Argus Quartet wins Senior Strings division of M-Prize competition

The Argus Quartet, left to right: cellist Jo Whang ’09MM, violist Dana Kelley, violinist Jason Issokson, and violinist Clara Kim

The Argus Quartet, YSM’s fellowship quartet-in-residence, has been named the first place winner in the Senior Strings division of the University of Michigan’s M-Prize Chamber Arts Competition. In addition to a cash prize of $20,000, the quartet will return to the University of Michigan School of Music, Theatre & Dance for a residency during the 2017-18 academic year.

Now in its second year, the M-Prize seeks “to identify and showcase the highest caliber of international chamber arts ensembles,” according to the competition’s website. In addition to distributing more than $200,000 of cash prizes (an increase from last year) the M-Prize provides competition winners with platforms for professional development and performance opportunities.

This year, 29 applicants were selected to compete as semifinalists for the grand prize in Michigan. The ensembles, which are made up of 112 artists from seven countries, were selected from an pool of more than 100 ensembles representing 41 countries. In addition to increased prize coffers, this year’s competition featured an interview round during which each of the senior division winners (strings, winds, and other) were asked to advocate on behalf of their ensemble’s repertoire and program plan.

Having been praised by the Calgary Herald for its “supreme melodic control and total authority,” the Argus Quartet is quickly gaining a reputation as one of today’s most dynamic and versatile young ensembles.

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Published May 10, 2017
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Transformative Juilliard President Will Step Down After Three Decades

Joseph Polisi | Photo by Sam Hodgson for The New York Times

Joseph Polisi | Photo by Sam Hodgson for The New York Times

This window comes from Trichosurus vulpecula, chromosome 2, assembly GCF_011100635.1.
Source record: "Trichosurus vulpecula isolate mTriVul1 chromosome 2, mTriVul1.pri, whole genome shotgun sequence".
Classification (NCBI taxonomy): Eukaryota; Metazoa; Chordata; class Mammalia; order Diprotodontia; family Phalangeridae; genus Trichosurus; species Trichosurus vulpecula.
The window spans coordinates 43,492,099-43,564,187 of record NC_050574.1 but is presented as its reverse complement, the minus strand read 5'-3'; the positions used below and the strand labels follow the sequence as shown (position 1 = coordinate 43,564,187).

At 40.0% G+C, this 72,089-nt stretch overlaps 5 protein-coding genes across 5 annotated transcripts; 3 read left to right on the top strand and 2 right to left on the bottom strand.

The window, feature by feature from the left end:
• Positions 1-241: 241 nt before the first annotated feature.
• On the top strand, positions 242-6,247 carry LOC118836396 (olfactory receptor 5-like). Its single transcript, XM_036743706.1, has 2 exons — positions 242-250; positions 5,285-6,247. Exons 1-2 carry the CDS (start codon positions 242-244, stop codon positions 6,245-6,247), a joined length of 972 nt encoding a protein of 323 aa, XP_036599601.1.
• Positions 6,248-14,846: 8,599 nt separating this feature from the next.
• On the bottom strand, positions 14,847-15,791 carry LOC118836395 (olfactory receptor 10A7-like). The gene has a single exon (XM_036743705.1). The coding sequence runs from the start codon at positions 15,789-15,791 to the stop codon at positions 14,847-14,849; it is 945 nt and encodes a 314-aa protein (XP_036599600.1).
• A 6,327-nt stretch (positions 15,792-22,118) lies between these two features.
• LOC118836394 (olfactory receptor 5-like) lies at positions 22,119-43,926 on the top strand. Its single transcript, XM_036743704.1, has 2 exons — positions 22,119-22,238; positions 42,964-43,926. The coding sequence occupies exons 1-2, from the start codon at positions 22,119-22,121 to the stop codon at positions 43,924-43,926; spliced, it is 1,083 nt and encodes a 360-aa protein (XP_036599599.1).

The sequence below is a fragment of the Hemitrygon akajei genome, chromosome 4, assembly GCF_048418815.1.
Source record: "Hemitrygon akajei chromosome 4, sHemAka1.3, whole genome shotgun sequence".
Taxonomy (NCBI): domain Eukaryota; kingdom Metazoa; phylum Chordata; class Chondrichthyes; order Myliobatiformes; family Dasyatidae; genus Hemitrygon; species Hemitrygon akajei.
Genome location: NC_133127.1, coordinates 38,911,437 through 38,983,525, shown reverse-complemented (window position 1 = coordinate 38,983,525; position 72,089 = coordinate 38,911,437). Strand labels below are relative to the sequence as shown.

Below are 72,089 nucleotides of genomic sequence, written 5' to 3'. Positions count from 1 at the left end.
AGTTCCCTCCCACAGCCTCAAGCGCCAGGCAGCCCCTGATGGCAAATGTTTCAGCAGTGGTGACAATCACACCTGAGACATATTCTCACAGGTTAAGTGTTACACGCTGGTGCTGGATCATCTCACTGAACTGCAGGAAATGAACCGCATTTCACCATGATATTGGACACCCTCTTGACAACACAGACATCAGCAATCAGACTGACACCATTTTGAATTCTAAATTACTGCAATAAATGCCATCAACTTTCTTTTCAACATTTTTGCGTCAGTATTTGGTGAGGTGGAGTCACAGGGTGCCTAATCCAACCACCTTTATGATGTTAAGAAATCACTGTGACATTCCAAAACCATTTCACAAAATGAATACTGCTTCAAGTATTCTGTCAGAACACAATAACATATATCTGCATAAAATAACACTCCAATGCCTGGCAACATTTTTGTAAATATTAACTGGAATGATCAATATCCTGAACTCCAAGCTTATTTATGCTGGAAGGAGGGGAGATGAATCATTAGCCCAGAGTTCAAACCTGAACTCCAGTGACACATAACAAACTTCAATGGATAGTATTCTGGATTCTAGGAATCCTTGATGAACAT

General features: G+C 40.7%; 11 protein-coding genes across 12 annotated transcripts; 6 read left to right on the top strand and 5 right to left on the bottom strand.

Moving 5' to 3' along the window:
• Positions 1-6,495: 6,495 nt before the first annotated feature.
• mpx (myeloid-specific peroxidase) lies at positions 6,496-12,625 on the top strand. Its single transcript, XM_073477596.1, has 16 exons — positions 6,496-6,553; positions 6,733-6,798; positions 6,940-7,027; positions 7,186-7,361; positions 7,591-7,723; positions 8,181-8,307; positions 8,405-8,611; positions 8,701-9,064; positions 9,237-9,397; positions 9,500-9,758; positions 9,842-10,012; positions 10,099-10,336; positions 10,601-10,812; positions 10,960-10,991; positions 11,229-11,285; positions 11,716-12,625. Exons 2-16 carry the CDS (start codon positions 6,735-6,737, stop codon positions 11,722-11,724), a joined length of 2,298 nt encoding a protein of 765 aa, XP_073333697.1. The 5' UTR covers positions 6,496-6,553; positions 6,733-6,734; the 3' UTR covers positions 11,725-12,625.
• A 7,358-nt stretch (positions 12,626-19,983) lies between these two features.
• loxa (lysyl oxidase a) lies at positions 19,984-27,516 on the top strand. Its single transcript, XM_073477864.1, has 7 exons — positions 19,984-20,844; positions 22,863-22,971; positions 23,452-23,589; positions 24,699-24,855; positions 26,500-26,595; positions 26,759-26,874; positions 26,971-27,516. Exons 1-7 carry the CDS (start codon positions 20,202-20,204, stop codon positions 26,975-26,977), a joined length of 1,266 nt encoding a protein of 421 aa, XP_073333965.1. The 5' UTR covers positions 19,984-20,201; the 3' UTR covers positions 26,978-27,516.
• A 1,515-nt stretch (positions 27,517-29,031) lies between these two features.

The New York Times | By Michael Cooper

One of the most influential offstage figures in the New York arts world is stepping down. Joseph W. Polisi [’73MM, ’75MMA, ’80DMA], who transformed the Juilliard School during three decades as its president, announced on Wednesday that he plans to leave the post in June 2018.

Mr. Polisi, 68, has kept Juilliard at or near the top of any list of the world’s most important conservatories. And during his tenure as the school’s longest-serving president, he instituted a number of sweeping changes to adapt to big shifts in the worlds of culture and education at a time when the job market for even the best-trained artists was more uncertain than ever.

Mr. Polisi built Juilliard’s first dormitory to foster a sense of community at what had always been a commuter school; oversaw the school’s expansion during Lincoln Center’s recent renovation; and added programs in jazz studies and historical performance.

He proved himself a prodigious fund-raiser: The value of the school’s endowment fund had grown to about $930 million as of June, from about $63 million soon after his arrival in 1984. And in recent years, Mr. Polisi has started a series of sometimes controversial projects to create fresh revenue streams for the school, including building a new Juilliard in China. …

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Published October 13, 2016
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